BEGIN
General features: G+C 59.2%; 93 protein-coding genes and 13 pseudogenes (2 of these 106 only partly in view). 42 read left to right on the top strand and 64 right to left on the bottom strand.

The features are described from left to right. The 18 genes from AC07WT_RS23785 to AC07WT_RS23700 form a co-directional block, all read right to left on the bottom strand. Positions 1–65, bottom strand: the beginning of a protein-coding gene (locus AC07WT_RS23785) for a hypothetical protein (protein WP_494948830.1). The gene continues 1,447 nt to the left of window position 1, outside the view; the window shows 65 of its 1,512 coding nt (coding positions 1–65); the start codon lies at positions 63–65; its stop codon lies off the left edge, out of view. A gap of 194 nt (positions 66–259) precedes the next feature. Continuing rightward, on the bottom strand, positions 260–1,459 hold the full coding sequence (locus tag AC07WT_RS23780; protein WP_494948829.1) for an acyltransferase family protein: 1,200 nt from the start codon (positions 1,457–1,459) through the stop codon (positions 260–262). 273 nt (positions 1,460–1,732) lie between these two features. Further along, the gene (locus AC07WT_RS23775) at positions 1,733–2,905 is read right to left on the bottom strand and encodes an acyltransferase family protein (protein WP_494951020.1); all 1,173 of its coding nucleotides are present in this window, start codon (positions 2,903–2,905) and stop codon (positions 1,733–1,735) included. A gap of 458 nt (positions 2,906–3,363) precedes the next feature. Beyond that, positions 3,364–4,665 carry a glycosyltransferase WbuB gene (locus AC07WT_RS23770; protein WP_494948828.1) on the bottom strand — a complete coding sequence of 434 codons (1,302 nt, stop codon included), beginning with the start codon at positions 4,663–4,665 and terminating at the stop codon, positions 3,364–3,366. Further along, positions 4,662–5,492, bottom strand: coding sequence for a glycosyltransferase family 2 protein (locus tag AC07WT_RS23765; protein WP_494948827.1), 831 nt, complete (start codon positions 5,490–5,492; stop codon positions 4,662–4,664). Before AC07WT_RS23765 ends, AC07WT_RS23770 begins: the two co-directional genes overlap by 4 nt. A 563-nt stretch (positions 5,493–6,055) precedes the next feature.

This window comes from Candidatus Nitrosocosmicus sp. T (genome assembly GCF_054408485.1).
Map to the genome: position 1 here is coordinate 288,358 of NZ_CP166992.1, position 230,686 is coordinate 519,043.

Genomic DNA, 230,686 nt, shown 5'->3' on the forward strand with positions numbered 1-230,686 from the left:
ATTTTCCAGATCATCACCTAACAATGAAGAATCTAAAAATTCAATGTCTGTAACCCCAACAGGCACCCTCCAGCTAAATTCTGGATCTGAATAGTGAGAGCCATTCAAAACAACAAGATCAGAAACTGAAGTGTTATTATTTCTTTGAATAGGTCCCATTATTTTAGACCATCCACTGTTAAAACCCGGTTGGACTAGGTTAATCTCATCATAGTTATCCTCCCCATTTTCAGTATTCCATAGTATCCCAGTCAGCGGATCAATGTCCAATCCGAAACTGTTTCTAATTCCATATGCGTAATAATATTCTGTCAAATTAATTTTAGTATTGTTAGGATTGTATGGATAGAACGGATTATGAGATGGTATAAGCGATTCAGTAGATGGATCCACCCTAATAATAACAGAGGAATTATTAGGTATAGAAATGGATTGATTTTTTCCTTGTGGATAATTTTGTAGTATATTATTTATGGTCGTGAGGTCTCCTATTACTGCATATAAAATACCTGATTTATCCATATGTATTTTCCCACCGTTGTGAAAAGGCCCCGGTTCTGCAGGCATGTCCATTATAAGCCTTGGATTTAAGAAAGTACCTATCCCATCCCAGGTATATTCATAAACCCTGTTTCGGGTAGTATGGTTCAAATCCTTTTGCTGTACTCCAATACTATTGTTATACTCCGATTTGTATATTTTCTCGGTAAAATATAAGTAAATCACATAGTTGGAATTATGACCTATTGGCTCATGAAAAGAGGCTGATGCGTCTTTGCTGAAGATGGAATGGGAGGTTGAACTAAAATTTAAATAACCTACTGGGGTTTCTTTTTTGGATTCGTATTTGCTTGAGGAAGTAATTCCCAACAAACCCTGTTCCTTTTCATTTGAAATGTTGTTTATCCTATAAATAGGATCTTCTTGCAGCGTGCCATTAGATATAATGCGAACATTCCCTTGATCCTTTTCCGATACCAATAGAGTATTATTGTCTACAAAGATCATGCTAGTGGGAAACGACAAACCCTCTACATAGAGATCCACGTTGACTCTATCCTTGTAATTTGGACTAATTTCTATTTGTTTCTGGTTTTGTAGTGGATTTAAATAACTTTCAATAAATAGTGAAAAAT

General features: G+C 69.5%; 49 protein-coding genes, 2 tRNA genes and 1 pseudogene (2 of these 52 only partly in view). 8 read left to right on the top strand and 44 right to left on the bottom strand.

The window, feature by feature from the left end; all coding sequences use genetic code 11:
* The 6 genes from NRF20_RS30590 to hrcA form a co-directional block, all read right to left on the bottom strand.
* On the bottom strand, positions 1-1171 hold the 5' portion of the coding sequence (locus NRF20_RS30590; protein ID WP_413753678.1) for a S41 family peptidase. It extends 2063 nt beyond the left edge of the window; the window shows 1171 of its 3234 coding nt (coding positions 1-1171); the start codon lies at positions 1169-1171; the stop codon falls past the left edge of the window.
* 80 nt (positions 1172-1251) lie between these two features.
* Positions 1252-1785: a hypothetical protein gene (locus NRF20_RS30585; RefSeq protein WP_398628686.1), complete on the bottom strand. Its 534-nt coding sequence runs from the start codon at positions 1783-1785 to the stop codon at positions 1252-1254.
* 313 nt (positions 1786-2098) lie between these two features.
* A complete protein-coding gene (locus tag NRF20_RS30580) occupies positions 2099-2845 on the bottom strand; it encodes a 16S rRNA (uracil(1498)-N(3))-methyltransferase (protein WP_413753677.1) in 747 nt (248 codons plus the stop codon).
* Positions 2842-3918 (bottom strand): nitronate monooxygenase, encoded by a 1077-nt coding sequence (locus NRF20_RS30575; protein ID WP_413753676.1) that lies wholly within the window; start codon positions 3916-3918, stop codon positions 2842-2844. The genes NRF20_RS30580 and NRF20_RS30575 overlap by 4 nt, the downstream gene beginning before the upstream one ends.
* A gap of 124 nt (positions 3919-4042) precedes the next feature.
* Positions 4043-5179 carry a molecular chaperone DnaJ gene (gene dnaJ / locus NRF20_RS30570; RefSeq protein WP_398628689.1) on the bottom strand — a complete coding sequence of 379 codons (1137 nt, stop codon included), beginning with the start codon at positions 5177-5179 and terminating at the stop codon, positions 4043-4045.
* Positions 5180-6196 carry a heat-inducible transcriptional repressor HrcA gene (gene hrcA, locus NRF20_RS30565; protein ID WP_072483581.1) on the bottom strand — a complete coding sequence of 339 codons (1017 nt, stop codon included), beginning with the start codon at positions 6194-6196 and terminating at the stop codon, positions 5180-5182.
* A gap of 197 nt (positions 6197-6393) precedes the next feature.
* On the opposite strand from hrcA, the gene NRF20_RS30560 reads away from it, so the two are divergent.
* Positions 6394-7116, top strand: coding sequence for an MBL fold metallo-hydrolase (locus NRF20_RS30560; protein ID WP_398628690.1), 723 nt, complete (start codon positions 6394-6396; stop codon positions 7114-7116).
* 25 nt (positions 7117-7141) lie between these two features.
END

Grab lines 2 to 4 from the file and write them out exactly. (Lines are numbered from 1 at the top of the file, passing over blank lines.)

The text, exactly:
The features are described from left to right. The 18 genes from AC07WT_RS23785 to AC07WT_RS23700 form a co-directional block, all read right to left on the bottom strand. Positions 1–65, bottom strand: the beginning of a protein-coding gene (locus AC07WT_RS23785) for a hypothetical protein (protein WP_494948830.1). The gene continues 1,447 nt to the left of window position 1, outside the view; the window shows 65 of its 1,512 coding nt (coding positions 1–65); the start codon lies at positions 63–65; its stop codon lies off the left edge, out of view. A gap of 194 nt (positions 66–259) precedes the next feature. Continuing rightward, on the bottom strand, positions 260–1,459 hold the full coding sequence (locus tag AC07WT_RS23780; protein WP_494948829.1) for an acyltransferase family protein: 1,200 nt from the start codon (positions 1,457–1,459) through the stop codon (positions 260–262). 273 nt (positions 1,460–1,732) lie between these two features. Further along, the gene (locus AC07WT_RS23775) at positions 1,733–2,905 is read right to left on the bottom strand and encodes an acyltransferase family protein (protein WP_494951020.1); all 1,173 of its coding nucleotides are present in this window, start codon (positions 2,903–2,905) and stop codon (positions 1,733–1,735) included. A gap of 458 nt (positions 2,906–3,363) precedes the next feature. Beyond that, positions 3,364–4,665 carry a glycosyltransferase WbuB gene (locus AC07WT_RS23770; protein WP_494948828.1) on the bottom strand — a complete coding sequence of 434 codons (1,302 nt, stop codon included), beginning with the start codon at positions 4,663–4,665 and terminating at the stop codon, positions 3,364–3,366. Further along, positions 4,662–5,492, bottom strand: coding sequence for a glycosyltransferase family 2 protein (locus tag AC07WT_RS23765; protein WP_494948827.1), 831 nt, complete (start codon positions 5,490–5,492; stop codon positions 4,662–4,664). Before AC07WT_RS23765 ends, AC07WT_RS23770 begins: the two co-directional genes overlap by 4 nt. A 563-nt stretch (positions 5,493–6,055) precedes the next feature.

This window comes from Candidatus Nitrosocosmicus sp. T (genome assembly GCF_054408485.1).
Map to the genome: position 1 here is coordinate 288,358 of NZ_CP166992.1, position 230,686 is coordinate 519,043.